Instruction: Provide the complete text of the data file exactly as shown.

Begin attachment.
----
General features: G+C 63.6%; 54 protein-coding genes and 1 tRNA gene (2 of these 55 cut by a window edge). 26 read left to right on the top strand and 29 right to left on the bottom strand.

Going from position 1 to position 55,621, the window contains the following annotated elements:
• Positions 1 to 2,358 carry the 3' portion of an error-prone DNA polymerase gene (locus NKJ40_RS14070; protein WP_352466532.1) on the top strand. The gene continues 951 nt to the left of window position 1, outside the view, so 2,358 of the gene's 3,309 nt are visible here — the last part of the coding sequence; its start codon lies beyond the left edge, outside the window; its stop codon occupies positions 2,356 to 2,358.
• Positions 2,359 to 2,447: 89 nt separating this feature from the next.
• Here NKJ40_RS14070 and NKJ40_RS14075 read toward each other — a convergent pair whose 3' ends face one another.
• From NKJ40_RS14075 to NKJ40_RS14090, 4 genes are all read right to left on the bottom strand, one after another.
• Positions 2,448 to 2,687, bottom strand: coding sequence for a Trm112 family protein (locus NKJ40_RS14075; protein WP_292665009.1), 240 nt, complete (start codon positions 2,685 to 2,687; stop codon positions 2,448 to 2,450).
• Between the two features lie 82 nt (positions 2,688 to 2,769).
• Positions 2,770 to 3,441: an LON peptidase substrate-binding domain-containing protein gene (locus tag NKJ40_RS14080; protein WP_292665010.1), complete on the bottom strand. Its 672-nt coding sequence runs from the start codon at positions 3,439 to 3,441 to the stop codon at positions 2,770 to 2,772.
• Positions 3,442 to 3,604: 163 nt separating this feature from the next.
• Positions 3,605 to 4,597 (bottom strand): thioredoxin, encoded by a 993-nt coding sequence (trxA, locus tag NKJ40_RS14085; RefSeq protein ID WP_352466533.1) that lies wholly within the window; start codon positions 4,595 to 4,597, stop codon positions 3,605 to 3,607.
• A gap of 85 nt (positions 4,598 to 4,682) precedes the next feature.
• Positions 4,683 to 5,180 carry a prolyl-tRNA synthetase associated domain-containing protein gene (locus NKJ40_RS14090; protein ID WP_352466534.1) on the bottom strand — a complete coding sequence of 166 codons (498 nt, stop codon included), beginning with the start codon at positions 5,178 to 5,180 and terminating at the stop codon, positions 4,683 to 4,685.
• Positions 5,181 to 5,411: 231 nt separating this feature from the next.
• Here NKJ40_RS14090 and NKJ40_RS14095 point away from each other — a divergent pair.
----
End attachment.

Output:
General features: G+C 63.6%; 54 protein-coding genes and 1 tRNA gene (2 of these 55 cut by a window edge). 26 read left to right on the top strand and 29 right to left on the bottom strand.

Going from position 1 to position 55,621, the window contains the following annotated elements:
• Positions 1 to 2,358 carry the 3' portion of an error-prone DNA polymerase gene (locus NKJ40_RS14070; protein WP_352466532.1) on the top strand. The gene continues 951 nt to the left of window position 1, outside the view, so 2,358 of the gene's 3,309 nt are visible here — the last part of the coding sequence; its start codon lies beyond the left edge, outside the window; its stop codon occupies positions 2,356 to 2,358.
• Positions 2,359 to 2,447: 89 nt separating this feature from the next.
• Here NKJ40_RS14070 and NKJ40_RS14075 read toward each other — a convergent pair whose 3' ends face one another.
• From NKJ40_RS14075 to NKJ40_RS14090, 4 genes are all read right to left on the bottom strand, one after another.
• Positions 2,448 to 2,687, bottom strand: coding sequence for a Trm112 family protein (locus NKJ40_RS14075; protein WP_292665009.1), 240 nt, complete (start codon positions 2,685 to 2,687; stop codon positions 2,448 to 2,450).
• Between the two features lie 82 nt (positions 2,688 to 2,769).
• Positions 2,770 to 3,441: an LON peptidase substrate-binding domain-containing protein gene (locus tag NKJ40_RS14080; protein WP_292665010.1), complete on the bottom strand. Its 672-nt coding sequence runs from the start codon at positions 3,439 to 3,441 to the stop codon at positions 2,770 to 2,772.
• Positions 3,442 to 3,604: 163 nt separating this feature from the next.
• Positions 3,605 to 4,597 (bottom strand): thioredoxin, encoded by a 993-nt coding sequence (trxA, locus tag NKJ40_RS14085; RefSeq protein ID WP_352466533.1) that lies wholly within the window; start codon positions 4,595 to 4,597, stop codon positions 3,605 to 3,607.
• A gap of 85 nt (positions 4,598 to 4,682) precedes the next feature.
• Positions 4,683 to 5,180 carry a prolyl-tRNA synthetase associated domain-containing protein gene (locus NKJ40_RS14090; protein ID WP_352466534.1) on the bottom strand — a complete coding sequence of 166 codons (498 nt, stop codon included), beginning with the start codon at positions 5,178 to 5,180 and terminating at the stop codon, positions 4,683 to 4,685.
• Positions 5,181 to 5,411: 231 nt separating this feature from the next.
• Here NKJ40_RS14090 and NKJ40_RS14095 point away from each other — a divergent pair.